Hostname: page-component-77c89778f8-m42fx Total loading time: 0 Render date: 2024-07-20T07:53:54.095Z Has data issue: false hasContentIssue false

Euphronios Epoiesen: Portrait of the Artist as a Presbyopic Potter

Published online by Cambridge University Press:  05 January 2009


The mysterious crise de profession which saw the painter Euphronios switch to potting in the heyday of his career is a worthwhile topic for discussion and one on which scholars have manifestly avoided committing themselves. That the pioneer red-figure artist should up and change professions quite unannounced and apparently without reason is a curious fact indeed and one which perhaps the optician alone can explain.

Research Article
Copyright © The Classical Association 1974

Access options

Get access to the full version of this content by using one of the access options below. (Log in options will check for institutional or personal access. Content may require purchase if you do not have access.)


page 178 note 1 I am grateful to Professor Martin Robertson and Mr. John Boardman for reading the typescript and offering corrections and encouragement, and to Mr. R. Meiggs, Mrs. C. Sourvinou-Inwood, and Dr. R. Graham for their illuminating views on ancient vision.

page 178 note 2 The World Through Blunted Sight (London, 1970), 36–7.Google Scholar

page 178 note 3 Sir John Beazley touches on the issue but remains (as we too must) uncertain: ‘We cannot know what led Euphronios to turn from decorating vases to shaping them. A mishap; change in eyesight—there were no spectacles to correct such changes—; the legitimate desire for a still better living. He may have actually preferred shaping vases to decorating them.’ Potter and Painter in Ancient Athens (London, 1944), 34.Google Scholar

page 179 note 1 Dedications from the Athenian Acropolis (Cambridge, Mass., 1949), 1158Google Scholar. For the necessary archaeological and epigraphical bibliography, cf. 255.

page 179 note 2 Ibid. 255–6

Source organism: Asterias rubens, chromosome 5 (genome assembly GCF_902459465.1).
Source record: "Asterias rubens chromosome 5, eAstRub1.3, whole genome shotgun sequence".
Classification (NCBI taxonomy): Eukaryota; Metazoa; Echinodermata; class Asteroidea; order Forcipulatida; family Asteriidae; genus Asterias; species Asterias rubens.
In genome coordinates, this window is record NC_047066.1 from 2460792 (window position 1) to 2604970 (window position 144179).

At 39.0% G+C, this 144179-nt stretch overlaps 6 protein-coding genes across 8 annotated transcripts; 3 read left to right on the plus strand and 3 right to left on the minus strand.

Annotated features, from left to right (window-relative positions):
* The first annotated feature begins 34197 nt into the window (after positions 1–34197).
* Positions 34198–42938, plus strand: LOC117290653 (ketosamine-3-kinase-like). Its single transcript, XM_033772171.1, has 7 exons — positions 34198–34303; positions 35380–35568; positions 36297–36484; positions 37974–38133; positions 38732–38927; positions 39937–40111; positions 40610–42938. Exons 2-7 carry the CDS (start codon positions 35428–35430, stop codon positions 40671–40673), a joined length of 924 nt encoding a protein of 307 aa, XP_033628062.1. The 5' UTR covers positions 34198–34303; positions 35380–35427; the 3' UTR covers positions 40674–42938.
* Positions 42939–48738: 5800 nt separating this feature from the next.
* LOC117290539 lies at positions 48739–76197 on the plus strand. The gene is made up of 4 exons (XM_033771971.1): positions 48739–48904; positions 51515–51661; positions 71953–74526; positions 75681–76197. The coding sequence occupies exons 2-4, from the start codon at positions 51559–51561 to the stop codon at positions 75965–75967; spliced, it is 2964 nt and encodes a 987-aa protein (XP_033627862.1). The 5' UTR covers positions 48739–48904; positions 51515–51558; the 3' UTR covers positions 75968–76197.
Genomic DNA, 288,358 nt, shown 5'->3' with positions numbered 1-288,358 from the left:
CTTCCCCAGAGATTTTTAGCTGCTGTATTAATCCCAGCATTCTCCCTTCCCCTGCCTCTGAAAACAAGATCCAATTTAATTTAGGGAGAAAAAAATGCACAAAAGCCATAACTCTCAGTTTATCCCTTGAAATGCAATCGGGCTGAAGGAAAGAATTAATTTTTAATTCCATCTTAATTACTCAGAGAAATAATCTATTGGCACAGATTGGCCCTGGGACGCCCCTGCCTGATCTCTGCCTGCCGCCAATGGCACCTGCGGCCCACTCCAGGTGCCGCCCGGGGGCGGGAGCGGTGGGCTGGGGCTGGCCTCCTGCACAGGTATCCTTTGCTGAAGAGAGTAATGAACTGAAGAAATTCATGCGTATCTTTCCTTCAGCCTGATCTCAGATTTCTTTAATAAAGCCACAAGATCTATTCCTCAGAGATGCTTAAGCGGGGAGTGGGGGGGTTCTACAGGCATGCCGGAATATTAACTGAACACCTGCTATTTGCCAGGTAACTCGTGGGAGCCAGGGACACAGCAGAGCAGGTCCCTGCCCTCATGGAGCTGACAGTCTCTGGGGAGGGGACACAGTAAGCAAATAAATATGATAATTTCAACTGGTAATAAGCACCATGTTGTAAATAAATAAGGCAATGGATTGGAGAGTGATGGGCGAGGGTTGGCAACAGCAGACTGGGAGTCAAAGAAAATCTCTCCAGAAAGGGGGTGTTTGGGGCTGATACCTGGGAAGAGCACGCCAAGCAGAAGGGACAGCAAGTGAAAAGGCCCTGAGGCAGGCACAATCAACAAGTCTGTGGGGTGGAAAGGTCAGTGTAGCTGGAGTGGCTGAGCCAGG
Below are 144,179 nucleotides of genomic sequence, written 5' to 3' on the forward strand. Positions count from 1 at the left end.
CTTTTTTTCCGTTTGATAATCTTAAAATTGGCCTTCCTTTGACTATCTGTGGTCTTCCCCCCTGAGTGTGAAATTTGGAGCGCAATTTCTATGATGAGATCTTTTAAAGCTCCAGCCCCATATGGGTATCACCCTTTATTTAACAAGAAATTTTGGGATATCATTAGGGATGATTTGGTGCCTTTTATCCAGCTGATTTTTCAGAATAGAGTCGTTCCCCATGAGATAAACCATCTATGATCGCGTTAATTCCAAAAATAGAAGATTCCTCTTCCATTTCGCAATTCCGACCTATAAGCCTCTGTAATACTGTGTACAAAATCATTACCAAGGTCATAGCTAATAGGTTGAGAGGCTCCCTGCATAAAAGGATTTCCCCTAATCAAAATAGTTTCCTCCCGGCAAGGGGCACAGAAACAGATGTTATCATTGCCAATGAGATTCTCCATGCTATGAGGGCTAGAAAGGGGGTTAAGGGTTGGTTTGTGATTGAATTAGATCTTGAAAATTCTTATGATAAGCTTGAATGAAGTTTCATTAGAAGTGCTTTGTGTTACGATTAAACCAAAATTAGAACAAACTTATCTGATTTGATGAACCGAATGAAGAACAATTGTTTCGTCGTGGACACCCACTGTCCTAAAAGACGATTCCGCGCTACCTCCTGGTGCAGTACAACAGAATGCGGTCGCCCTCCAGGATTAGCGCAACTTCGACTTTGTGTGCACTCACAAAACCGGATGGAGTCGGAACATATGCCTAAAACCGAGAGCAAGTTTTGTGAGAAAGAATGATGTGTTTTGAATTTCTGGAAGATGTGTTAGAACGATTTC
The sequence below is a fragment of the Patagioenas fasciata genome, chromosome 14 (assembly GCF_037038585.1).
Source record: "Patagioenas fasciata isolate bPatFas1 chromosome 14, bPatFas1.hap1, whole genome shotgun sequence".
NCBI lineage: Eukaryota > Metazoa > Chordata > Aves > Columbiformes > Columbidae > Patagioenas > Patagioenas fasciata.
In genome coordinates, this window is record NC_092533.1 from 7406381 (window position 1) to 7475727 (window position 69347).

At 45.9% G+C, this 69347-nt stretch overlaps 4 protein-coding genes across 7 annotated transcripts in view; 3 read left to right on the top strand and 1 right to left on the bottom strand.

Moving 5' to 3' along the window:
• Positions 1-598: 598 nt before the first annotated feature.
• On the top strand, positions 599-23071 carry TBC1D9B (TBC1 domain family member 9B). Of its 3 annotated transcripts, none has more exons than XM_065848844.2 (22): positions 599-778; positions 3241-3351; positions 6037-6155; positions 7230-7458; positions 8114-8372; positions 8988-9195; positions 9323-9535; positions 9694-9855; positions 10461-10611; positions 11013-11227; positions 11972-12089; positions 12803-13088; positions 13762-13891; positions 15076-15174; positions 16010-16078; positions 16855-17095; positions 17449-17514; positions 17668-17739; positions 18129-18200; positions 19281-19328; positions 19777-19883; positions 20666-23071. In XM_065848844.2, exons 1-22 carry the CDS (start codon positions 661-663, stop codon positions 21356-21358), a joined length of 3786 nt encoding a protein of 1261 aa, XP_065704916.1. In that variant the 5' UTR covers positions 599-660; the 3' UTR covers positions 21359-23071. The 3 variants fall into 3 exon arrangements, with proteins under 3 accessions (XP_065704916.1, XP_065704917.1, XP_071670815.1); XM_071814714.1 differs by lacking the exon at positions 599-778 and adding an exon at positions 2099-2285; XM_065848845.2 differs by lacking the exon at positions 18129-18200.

page 180 note 1 Aristides speaks of Ἀθηναίων δὲ οἳ пρεσβύτατοι καί ὑγιείας Ἀθηνᾶς βωμὸν ίδρύσαντο (Dindorf, W., Aristides [Leipzig, 1829], IGoogle Scholar, Or. ii. 22)Google Scholar, and excavations on the Acropolis have revealed the foundations of a marble altar presumably associated with a sixthcentury sanctuary of Athena Hygieia to the east of the Propylaea (cf. Judeich, W., Topographie von Athen [Munich, 1931], 243Google Scholar; Travlos, J., Pictorial Dictionary of Ancient Athens [London, 1971], 124Google Scholar; Guide Bleu Grèce [Paris, 1967], 254)Google Scholar. It seems likely that prior to the coming of Asklepios to Athens at the close of the fifth century, Athena's authority extended over the realm of health and healing. Once in town, however, Asklepios appropriated her clientele and enjoyed a flourishing practice. By the fourth century his sanctuary at Athens was a thriving centre specializing in the treatment of eyes. This much is suggested by the nature and quantity of the votive body-parts recovered from the Asklepieion: two-fifths of the total number were eyes. Thus it might well have been that Ploutos sought a cure for his blindness at the Athenian Asklepieion for reasons deeper than its proximity to the Theatre of Dionysos. Moreover it is tempting (but perhaps foolhardy) to wonder if Asklepios' fame as an eye specialist was wholly self-acquired, or if perhaps he inherited some of the reputation he enjoyed from his owl-eyed predecessor on the Acropolis. Athena was not unknown for having removed mist from the eyes of Diomedes at Troy and it is not impossible that the Archaic and Early Classical career of the goddess in treating (among other things) eyes helped to establish Athens as the centre for eye care in the fourth century, and Asklepios as the Athenian optician par excellence.